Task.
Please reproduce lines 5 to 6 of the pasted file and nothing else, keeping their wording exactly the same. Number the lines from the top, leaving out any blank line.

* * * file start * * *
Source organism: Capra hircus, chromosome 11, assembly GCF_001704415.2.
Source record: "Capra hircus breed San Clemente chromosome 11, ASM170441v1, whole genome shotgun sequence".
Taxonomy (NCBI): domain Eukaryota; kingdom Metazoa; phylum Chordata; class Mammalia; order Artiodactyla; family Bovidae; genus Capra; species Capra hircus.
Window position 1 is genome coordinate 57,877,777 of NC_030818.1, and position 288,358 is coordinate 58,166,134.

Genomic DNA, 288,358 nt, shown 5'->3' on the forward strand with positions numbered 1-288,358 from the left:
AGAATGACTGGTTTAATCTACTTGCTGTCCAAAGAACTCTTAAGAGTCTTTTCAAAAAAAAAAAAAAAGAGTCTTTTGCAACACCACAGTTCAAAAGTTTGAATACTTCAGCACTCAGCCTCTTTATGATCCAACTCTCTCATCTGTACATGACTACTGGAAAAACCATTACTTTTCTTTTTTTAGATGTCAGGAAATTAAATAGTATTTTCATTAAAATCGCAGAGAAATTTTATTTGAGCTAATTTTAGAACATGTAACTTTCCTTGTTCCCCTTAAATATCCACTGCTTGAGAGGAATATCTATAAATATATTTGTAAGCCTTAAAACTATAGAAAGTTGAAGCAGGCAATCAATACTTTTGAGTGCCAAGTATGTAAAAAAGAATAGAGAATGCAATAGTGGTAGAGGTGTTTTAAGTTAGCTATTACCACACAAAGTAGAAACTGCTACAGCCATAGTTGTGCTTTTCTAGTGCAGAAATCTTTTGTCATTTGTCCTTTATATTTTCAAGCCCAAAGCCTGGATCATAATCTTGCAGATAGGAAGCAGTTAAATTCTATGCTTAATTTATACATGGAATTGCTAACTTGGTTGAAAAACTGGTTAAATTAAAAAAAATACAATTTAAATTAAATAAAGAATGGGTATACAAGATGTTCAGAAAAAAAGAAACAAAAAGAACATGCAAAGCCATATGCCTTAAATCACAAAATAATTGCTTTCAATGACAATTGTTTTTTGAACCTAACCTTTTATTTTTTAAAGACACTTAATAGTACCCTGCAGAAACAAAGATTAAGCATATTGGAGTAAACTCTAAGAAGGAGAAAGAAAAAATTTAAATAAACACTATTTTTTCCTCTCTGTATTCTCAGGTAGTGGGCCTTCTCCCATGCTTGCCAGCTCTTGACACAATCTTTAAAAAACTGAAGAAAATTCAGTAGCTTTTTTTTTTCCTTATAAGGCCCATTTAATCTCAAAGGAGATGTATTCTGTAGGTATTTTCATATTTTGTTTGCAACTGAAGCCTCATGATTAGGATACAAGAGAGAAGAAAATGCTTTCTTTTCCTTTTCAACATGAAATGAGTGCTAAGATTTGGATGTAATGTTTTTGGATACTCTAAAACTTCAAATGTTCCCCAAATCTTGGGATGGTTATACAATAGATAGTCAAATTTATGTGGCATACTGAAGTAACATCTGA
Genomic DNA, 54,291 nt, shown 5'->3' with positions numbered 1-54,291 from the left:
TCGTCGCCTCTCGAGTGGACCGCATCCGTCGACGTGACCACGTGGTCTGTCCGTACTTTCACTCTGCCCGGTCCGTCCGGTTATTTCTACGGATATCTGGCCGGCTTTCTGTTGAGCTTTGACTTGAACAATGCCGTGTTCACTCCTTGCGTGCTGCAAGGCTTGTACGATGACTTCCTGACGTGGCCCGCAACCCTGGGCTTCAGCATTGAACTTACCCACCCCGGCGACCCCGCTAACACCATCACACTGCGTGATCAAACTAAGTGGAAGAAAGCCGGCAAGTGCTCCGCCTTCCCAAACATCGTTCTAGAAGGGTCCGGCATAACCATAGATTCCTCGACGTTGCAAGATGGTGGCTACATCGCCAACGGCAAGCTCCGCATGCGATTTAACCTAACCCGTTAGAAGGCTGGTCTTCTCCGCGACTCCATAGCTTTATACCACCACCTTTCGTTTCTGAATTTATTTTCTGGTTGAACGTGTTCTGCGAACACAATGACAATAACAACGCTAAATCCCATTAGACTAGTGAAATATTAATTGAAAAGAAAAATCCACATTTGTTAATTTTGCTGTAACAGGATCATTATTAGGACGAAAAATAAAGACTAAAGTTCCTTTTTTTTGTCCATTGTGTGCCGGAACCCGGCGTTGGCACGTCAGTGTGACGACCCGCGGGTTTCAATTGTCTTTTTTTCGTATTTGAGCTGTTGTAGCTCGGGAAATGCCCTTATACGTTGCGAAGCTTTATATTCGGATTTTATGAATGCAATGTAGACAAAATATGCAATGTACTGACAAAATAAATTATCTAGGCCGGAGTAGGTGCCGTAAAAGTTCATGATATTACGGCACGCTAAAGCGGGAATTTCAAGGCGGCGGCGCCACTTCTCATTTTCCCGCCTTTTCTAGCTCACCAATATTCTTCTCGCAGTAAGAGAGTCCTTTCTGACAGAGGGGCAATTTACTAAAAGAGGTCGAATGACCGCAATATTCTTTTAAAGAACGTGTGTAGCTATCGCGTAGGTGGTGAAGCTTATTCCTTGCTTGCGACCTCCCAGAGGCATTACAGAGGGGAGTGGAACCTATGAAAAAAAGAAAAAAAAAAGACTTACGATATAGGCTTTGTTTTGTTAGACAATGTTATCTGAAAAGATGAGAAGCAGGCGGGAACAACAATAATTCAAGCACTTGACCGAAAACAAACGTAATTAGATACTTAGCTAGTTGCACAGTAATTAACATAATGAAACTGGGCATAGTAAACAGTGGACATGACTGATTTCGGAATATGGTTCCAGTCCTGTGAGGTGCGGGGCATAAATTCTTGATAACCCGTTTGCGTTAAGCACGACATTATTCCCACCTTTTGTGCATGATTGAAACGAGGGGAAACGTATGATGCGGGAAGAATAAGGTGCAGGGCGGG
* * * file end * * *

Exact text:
Genomic DNA, 288,358 nt, shown 5'->3' on the forward strand with positions numbered 1-288,358 from the left:
AGAATGACTGGTTTAATCTACTTGCTGTCCAAAGAACTCTTAAGAGTCTTTTCAAAAAAAAAAAAAAAGAGTCTTTTGCAACACCACAGTTCAAAAGTTTGAATACTTCAGCACTCAGCCTCTTTATGATCCAACTCTCTCATCTGTACATGACTACTGGAAAAACCATTACTTTTCTTTTTTTAGATGTCAGGAAATTAAATAGTATTTTCATTAAAATCGCAGAGAAATTTTATTTGAGCTAATTTTAGAACATGTAACTTTCCTTGTTCCCCTTAAATATCCACTGCTTGAGAGGAATATCTATAAATATATTTGTAAGCCTTAAAACTATAGAAAGTTGAAGCAGGCAATCAATACTTTTGAGTGCCAAGTATGTAAAAAAGAATAGAGAATGCAATAGTGGTAGAGGTGTTTTAAGTTAGCTATTACCACACAAAGTAGAAACTGCTACAGCCATAGTTGTGCTTTTCTAGTGCAGAAATCTTTTGTCATTTGTCCTTTATATTTTCAAGCCCAAAGCCTGGATCATAATCTTGCAGATAGGAAGCAGTTAAATTCTATGCTTAATTTATACATGGAATTGCTAACTTGGTTGAAAAACTGGTTAAATTAAAAAAAATACAATTTAAATTAAATAAAGAATGGGTATACAAGATGTTCAGAAAAAAAGAAACAAAAAGAACATGCAAAGCCATATGCCTTAAATCACAAAATAATTGCTTTCAATGACAATTGTTTTTTGAACCTAACCTTTTATTTTTTAAAGACACTTAATAGTACCCTGCAGAAACAAAGATTAAGCATATTGGAGTAAACTCTAAGAAGGAGAAAGAAAAAATTTAAATAAACACTATTTTTTCCTCTCTGTATTCTCAGGTAGTGGGCCTTCTCCCATGCTTGCCAGCTCTTGACACAATCTTTAAAAAACTGAAGAAAATTCAGTAGCTTTTTTTTTTCCTTATAAGGCCCATTTAATCTCAAAGGAGATGTATTCTGTAGGTATTTTCATATTTTGTTTGCAACTGAAGCCTCATGATTAGGATACAAGAGAGAAGAAAATGCTTTCTTTTCCTTTTCAACATGAAATGAGTGCTAAGATTTGGATGTAATGTTTTTGGATACTCTAAAACTTCAAATGTTCCCCAAATCTTGGGATGGTTATACAATAGATAGTCAAATTTATGTGGCATACTGAAGTAACATCTGA